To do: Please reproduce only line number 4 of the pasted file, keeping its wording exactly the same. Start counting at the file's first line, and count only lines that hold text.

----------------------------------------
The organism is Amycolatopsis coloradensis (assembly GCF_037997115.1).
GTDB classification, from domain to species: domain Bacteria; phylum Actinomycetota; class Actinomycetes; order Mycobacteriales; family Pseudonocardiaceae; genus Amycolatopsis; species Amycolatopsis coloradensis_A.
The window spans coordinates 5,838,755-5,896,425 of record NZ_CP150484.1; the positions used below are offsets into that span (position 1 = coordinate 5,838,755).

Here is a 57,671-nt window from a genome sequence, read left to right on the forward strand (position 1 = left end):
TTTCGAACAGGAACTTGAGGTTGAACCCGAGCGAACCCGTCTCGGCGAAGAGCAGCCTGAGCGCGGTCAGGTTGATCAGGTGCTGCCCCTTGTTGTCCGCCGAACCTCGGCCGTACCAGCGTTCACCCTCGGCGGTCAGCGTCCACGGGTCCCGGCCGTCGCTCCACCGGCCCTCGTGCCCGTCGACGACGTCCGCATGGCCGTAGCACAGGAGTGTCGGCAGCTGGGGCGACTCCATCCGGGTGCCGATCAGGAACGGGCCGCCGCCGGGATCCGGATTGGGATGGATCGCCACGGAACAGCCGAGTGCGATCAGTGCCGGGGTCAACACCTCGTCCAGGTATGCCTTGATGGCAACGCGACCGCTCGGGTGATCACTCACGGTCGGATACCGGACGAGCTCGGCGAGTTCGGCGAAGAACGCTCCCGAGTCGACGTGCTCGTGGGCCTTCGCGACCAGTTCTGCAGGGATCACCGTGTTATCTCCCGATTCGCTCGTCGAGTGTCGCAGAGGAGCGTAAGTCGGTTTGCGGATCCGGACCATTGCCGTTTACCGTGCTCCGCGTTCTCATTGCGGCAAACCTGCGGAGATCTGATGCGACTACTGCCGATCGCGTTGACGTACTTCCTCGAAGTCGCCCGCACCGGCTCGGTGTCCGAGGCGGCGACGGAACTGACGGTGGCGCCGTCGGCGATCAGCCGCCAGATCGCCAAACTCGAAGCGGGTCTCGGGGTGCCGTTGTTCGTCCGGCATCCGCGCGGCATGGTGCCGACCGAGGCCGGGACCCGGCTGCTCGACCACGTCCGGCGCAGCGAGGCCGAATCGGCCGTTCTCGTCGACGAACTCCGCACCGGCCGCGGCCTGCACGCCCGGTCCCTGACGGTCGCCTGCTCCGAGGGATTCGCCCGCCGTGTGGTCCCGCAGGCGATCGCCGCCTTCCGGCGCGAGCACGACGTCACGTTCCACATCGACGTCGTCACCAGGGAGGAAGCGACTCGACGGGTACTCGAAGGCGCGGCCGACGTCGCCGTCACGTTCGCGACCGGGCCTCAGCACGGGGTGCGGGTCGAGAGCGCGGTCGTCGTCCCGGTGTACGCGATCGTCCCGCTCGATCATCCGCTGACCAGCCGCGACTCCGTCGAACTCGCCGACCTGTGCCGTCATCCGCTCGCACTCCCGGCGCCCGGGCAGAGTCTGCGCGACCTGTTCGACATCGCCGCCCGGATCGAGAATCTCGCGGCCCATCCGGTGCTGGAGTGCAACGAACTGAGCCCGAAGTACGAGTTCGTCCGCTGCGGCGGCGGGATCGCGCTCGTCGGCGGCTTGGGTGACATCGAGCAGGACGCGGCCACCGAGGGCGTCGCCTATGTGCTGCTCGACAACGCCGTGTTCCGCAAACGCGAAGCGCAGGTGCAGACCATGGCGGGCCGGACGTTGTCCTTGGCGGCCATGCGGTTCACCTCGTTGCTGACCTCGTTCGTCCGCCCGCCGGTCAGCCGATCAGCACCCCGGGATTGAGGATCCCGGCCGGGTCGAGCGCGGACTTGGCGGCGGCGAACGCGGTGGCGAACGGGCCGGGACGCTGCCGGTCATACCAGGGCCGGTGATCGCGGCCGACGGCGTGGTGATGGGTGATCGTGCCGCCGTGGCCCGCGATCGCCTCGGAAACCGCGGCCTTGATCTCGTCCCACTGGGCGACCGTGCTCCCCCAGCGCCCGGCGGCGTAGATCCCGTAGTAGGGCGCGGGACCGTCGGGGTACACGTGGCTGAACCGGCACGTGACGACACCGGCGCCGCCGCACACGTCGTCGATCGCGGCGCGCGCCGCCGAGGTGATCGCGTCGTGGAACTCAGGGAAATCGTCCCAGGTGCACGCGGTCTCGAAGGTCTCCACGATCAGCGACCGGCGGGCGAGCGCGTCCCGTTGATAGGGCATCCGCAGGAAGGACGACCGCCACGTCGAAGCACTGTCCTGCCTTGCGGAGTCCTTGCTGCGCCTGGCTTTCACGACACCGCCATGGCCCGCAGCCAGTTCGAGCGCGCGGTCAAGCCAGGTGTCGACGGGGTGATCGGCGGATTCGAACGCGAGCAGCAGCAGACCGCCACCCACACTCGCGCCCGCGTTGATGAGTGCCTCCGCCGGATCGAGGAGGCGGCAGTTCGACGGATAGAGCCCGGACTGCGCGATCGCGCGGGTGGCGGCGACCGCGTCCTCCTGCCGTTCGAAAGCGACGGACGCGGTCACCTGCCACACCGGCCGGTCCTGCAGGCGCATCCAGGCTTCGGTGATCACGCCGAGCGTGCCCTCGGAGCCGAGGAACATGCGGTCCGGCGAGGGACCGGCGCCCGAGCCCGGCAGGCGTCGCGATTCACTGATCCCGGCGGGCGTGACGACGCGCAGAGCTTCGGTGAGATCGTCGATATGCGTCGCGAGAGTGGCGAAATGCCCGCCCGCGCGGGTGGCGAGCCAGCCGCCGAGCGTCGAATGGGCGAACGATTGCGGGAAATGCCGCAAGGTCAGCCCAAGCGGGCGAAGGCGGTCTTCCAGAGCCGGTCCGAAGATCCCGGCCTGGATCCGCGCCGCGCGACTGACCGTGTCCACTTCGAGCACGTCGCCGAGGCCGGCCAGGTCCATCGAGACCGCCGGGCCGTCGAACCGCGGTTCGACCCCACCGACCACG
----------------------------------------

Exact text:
Here is a 57,671-nt window from a genome sequence, read left to right on the forward strand (position 1 = left end):